Bored with her life with dull Nick, Cora and Frank begin their affair and quietly plot Nick's demise. Based on a novel by James M. Cain and adapted for the screen by Harry Ruskin and Niven Busch, "Postman" is quintessential noir. We have the good, bad guy and the innocent good guy. And of course the bad girl that usually gets her way. This terrific picture was one of Garfield and Turner's best work, although reports were that they were not fond of each other. You would never know it by watching their work here.
The Blu ray package is a winner. The transfer is in 1080p with a 1.37:1 aspect ratio. The extras however are all in standard definition. While the film may not be quite as sharp as some black and white films I've seen, it looks very good. Some of the night scenes seem like daylight to me but than is probably just limitations of the original photography. The audio is DTS-HD Master Audio mono, delivered from the front channels. Likewise it shouldn't be expected to be groundbreaking but it is clear and crisp with limited noise.
Included in the Blu ray version of 1946's "The Postman Always Rings Twice," is "Lana Turner: A Daughter's Memoir." This 86 minute documentary does a nice job of highlighting the long career of glamorous film star, Lana Turner. It is narrated by Robert Wagner and includes some juicy tidbits from Turner's only child, Cheryl Crane. She was the lonely product of Turner and her second husband, restaurateur Stephen Crane. Turner was married 7 times and had numerous other lovers. Ms. Crane was a casualty of being ignored by her mother, although they became closer in Turner's later life. Crane became headline fodder in 1958, when at the age of 14 stabbed to death her mother's lover, gangster Johnny Stompanato. Crane also alleges being molested repeatedly by her mother's fourth husband, actor Lex Barker (Tarzan films). There are numerous other contributors including Kirk Douglas, Robert Stack, Juanita Moore and her make-up artist and confidant Del Armstrong. The documentary is very interesting if you are curious about actors and film studios in the late 30's and 1940's.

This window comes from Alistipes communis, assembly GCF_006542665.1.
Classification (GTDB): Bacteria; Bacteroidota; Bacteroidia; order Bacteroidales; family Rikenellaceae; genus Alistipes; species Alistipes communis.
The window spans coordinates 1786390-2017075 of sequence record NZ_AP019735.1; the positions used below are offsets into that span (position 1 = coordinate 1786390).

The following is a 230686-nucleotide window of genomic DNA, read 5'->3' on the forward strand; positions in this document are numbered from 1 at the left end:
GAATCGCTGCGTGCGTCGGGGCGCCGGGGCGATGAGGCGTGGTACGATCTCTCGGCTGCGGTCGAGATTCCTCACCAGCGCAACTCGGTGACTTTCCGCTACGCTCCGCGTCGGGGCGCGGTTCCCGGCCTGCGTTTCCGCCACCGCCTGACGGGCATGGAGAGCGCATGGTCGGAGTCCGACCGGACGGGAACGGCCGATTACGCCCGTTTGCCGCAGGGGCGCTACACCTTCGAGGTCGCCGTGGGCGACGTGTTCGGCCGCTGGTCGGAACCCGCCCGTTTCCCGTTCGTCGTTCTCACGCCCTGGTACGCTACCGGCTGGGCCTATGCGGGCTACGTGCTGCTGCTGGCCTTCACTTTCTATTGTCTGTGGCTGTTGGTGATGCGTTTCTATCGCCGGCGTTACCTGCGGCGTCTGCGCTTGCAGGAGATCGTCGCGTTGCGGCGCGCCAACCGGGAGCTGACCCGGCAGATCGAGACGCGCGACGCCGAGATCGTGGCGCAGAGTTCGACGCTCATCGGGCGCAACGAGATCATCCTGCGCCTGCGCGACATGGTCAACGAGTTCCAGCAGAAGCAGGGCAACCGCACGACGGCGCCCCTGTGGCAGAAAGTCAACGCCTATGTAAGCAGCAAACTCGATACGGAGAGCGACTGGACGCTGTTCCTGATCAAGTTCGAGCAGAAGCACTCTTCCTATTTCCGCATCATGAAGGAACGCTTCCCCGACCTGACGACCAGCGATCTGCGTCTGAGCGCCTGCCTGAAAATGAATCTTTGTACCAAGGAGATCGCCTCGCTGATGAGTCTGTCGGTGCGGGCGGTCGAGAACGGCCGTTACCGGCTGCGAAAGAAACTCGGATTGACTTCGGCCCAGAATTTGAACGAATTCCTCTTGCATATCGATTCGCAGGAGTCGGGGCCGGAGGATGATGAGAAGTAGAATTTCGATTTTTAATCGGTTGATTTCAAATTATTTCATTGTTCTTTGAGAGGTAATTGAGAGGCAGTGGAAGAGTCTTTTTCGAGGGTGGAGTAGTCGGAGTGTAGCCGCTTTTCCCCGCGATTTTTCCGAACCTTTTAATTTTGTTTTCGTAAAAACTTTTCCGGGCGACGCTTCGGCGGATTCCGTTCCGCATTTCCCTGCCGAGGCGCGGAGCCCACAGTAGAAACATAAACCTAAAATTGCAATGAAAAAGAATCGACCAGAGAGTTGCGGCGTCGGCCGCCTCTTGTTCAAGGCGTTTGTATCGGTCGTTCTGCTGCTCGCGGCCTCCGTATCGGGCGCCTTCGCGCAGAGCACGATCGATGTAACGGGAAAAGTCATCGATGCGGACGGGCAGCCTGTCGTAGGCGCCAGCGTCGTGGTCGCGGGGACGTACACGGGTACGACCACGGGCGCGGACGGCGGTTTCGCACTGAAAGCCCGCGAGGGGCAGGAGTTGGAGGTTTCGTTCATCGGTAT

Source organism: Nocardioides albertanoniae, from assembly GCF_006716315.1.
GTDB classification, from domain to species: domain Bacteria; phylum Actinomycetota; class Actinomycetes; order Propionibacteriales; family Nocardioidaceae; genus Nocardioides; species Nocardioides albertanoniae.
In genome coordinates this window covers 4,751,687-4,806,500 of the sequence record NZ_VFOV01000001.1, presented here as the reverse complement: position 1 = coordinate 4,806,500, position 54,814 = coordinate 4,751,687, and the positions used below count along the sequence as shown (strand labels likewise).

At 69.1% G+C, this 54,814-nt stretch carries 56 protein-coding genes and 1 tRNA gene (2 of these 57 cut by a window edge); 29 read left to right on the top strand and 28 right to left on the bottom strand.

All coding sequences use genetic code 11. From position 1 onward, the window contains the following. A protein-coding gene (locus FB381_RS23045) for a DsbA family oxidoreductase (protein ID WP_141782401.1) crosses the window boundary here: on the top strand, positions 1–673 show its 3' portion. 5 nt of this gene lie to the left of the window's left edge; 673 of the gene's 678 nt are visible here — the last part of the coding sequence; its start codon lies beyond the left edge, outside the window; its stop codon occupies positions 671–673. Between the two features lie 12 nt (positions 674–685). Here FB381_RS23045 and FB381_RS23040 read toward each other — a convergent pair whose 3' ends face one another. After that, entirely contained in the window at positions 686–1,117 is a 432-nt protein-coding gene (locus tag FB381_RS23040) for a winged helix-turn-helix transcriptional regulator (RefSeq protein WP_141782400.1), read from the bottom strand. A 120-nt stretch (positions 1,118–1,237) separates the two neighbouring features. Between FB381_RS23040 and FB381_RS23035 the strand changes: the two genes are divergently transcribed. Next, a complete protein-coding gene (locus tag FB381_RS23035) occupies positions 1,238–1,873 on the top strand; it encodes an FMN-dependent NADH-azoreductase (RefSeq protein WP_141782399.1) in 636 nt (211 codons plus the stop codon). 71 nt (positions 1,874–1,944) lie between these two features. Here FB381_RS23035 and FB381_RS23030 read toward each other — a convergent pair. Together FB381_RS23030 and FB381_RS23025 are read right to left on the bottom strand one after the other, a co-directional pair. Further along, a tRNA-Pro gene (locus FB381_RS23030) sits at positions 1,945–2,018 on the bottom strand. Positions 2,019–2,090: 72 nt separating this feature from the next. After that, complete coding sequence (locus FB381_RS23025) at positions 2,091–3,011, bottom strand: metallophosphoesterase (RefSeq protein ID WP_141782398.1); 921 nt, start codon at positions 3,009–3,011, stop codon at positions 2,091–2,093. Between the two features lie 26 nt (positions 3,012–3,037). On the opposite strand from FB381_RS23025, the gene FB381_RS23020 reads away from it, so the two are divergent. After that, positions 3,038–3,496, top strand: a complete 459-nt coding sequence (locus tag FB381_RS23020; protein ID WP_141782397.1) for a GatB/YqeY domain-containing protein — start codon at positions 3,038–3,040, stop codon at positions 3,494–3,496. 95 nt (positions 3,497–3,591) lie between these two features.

"The John Garfield Story" (2003): This is another documentary included on the Blu ray version of "The Postman Always Rings Twice" (1946). While it doesn't go into much depth of the man himself, the film does cover most of his career leading up to his untimely death at age 39. The film is narrated by his youngest daughter, Julie Garfield (Julie was John's real name). Naturally her father is shown in the best light possible with plenty of talking head accolades by various people who knew Garfield. Those included actors James Cromwell, Hume Cronyn, Richard Dreyfuss, Danny Glover, Lee Grant and many others.
Other extras include a film introduction by Richard Jewell, a 16 minute short called "Phantoms, Inc." about confidence men preying of unexpected victims of the era (1940's), a color cartoon called "Red Hot Riding Hood," a theatrical trailer and an audio only version of a Screen Guild Theater Broadcast.